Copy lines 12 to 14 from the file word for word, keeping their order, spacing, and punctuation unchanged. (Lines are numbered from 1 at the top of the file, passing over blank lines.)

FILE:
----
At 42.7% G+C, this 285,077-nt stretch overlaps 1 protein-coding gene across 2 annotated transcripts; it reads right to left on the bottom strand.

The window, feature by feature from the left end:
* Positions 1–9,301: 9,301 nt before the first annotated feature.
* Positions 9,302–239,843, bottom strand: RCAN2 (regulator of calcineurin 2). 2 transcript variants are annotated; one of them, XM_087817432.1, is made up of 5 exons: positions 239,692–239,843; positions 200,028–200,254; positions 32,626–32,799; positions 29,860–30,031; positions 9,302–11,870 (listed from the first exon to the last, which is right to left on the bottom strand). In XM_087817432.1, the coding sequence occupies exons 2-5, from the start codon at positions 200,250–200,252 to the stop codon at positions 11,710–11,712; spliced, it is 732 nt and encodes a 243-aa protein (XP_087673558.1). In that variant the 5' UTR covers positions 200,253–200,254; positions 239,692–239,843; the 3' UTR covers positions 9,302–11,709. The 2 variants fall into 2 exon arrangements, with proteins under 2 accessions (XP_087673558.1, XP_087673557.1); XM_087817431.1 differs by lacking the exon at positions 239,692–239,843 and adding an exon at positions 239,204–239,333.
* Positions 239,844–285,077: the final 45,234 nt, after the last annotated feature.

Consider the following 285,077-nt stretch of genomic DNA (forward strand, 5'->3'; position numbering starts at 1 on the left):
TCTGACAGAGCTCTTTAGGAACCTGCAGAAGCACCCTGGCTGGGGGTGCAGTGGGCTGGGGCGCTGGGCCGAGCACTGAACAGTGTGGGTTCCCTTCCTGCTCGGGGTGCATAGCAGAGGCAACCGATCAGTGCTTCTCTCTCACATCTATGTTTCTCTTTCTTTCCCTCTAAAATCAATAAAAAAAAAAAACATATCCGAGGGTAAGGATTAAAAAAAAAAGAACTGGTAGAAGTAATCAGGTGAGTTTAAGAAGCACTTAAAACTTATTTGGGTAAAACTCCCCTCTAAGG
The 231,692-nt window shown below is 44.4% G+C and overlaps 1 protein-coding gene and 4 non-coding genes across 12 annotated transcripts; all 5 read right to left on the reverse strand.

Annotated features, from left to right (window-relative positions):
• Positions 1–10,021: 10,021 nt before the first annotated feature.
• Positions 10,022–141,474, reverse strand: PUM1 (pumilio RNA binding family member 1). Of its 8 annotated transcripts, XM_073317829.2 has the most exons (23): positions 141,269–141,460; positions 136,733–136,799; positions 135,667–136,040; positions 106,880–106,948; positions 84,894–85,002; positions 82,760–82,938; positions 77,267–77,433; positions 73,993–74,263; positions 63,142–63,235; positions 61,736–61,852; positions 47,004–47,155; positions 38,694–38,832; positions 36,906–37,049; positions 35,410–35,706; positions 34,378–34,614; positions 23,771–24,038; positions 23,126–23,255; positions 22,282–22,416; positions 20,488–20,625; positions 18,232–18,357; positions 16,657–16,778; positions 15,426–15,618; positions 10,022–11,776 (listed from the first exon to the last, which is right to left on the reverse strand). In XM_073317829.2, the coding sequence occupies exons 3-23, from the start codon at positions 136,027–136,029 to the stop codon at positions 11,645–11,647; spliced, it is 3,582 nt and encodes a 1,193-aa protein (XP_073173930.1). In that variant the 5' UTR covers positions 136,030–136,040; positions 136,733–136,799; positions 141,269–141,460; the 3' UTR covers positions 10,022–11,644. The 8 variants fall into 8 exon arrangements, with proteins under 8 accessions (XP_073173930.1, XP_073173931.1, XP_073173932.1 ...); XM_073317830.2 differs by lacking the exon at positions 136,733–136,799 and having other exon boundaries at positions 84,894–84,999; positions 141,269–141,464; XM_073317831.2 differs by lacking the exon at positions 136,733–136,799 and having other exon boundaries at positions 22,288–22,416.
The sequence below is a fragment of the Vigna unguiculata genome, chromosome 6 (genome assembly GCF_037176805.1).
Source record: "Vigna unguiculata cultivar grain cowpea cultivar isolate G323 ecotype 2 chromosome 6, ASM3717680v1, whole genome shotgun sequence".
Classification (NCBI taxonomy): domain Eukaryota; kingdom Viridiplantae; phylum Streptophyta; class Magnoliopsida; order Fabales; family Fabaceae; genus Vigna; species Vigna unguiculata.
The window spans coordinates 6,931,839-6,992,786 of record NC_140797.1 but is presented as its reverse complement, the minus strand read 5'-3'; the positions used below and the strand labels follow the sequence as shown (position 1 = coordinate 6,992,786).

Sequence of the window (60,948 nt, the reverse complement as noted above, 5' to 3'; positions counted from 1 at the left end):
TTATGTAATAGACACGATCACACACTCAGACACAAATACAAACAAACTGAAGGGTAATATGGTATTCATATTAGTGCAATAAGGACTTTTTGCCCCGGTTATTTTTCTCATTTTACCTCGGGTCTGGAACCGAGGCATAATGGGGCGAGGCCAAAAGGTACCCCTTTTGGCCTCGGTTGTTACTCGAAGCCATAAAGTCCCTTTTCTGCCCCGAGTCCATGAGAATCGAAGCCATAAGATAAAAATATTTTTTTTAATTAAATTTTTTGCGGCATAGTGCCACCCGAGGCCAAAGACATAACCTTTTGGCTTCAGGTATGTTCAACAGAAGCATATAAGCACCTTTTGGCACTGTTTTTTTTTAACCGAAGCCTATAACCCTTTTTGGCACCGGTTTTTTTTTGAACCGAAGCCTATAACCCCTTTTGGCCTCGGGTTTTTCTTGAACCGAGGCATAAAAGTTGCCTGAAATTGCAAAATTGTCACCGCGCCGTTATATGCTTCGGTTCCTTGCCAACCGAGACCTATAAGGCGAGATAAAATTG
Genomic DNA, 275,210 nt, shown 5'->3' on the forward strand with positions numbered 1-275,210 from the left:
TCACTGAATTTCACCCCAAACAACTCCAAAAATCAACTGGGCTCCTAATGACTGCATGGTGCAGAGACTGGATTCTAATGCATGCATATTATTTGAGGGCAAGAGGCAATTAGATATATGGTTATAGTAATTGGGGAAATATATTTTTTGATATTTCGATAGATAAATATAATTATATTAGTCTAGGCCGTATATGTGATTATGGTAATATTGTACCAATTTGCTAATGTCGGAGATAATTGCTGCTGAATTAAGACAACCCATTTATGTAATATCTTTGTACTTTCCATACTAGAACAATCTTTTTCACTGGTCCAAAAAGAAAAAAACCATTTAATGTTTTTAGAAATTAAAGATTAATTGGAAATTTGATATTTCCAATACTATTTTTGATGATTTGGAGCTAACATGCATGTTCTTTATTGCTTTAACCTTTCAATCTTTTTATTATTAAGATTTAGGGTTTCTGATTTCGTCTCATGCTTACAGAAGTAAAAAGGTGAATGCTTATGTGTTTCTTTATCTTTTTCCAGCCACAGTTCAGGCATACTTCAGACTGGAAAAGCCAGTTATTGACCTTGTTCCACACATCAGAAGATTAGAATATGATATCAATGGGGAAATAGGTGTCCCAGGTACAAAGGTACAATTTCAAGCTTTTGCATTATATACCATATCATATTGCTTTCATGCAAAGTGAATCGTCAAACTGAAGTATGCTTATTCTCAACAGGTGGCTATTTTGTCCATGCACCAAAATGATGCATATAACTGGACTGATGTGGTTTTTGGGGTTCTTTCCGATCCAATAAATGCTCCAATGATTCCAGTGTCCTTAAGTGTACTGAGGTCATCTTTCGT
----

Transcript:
The sequence below is a fragment of the Vigna unguiculata genome, chromosome 6 (genome assembly GCF_037176805.1).
Source record: "Vigna unguiculata cultivar grain cowpea cultivar isolate G323 ecotype 2 chromosome 6, ASM3717680v1, whole genome shotgun sequence".
Classification (NCBI taxonomy): domain Eukaryota; kingdom Viridiplantae; phylum Streptophyta; class Magnoliopsida; order Fabales; family Fabaceae; genus Vigna; species Vigna unguiculata.